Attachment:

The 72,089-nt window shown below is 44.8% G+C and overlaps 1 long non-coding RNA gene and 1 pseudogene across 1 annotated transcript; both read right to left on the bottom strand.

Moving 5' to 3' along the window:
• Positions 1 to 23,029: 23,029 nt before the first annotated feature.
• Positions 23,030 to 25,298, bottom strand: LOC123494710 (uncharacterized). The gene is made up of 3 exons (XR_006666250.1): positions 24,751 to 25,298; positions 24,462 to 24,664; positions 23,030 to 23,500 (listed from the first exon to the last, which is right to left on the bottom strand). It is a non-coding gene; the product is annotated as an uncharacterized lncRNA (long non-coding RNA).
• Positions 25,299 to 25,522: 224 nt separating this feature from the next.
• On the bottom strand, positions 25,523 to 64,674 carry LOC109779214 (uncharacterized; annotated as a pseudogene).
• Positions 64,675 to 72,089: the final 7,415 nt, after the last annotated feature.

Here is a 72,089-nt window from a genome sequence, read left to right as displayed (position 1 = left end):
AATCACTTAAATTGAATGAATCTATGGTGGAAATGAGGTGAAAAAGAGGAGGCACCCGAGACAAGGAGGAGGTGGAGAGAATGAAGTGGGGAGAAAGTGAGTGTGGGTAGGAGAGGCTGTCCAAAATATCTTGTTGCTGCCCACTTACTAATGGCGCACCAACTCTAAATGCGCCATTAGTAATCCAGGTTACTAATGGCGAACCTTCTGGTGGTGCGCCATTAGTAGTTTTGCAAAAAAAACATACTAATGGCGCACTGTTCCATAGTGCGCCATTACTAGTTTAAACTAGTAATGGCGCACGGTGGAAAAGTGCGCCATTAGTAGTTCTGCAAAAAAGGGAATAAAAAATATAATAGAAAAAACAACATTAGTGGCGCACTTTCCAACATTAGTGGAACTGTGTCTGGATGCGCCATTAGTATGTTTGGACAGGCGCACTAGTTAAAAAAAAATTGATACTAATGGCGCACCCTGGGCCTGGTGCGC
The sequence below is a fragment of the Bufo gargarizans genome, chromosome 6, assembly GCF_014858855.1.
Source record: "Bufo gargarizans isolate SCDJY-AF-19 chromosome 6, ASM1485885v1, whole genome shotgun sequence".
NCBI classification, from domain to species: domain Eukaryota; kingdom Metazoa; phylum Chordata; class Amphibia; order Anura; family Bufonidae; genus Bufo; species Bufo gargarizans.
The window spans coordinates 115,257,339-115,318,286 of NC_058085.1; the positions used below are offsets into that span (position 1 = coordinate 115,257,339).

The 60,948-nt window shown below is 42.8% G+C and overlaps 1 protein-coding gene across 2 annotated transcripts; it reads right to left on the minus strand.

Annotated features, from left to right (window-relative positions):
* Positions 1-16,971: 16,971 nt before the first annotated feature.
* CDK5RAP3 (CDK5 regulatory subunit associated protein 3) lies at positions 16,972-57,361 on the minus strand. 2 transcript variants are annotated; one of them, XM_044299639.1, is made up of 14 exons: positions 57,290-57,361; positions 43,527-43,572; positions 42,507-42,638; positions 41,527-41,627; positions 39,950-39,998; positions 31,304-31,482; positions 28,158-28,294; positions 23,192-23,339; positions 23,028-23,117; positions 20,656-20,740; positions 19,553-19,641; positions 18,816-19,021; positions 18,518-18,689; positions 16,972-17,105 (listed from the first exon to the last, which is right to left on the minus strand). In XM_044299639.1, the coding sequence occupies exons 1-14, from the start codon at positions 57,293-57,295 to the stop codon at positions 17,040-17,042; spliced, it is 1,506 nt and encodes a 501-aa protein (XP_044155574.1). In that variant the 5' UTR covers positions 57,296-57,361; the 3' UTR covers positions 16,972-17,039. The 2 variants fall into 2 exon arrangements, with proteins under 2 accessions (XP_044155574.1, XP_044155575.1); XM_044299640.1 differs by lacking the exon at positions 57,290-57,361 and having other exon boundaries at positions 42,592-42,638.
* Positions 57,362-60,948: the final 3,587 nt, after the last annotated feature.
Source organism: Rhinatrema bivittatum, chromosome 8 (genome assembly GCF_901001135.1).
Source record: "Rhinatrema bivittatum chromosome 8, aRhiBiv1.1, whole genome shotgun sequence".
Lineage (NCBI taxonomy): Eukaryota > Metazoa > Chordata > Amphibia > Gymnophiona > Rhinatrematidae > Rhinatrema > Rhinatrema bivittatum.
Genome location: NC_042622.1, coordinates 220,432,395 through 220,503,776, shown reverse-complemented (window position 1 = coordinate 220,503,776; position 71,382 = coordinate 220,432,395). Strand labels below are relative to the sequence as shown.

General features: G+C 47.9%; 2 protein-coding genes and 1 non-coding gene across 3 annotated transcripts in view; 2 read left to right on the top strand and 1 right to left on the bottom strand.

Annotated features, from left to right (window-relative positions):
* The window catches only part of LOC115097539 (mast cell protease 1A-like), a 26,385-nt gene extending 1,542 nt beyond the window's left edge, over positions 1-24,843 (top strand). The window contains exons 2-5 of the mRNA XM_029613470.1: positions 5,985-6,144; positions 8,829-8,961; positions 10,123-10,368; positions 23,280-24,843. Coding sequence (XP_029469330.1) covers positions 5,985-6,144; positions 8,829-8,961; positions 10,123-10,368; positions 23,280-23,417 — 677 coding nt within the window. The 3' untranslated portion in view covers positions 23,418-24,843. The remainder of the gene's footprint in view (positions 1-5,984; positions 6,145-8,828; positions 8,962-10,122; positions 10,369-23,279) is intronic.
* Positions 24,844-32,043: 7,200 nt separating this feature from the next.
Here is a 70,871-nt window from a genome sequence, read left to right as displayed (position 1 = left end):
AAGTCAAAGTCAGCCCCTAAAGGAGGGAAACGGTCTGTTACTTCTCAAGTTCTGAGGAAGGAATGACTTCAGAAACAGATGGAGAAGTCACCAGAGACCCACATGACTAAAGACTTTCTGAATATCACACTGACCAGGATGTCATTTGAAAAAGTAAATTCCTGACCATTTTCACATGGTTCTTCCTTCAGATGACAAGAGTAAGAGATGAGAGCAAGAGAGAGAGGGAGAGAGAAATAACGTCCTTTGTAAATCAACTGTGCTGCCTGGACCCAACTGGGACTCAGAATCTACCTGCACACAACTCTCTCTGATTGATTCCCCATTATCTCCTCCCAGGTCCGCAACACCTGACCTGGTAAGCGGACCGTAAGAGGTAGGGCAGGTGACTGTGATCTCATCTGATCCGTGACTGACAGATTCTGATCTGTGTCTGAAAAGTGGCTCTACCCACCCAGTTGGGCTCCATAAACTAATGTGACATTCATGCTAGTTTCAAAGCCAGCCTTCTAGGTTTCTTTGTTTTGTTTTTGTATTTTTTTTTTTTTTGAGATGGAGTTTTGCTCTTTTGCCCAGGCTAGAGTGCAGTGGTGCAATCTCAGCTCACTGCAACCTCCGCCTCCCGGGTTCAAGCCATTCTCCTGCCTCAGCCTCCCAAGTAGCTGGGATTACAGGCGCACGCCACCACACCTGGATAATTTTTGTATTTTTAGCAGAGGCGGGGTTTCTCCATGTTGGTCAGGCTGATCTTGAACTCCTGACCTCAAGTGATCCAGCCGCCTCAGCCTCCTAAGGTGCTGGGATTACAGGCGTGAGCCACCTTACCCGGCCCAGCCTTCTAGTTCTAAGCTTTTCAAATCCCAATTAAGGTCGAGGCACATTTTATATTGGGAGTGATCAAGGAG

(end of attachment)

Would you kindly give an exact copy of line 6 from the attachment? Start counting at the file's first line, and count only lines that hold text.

• On the bottom strand, positions 25,523 to 64,674 carry LOC109779214 (uncharacterized; annotated as a pseudogene).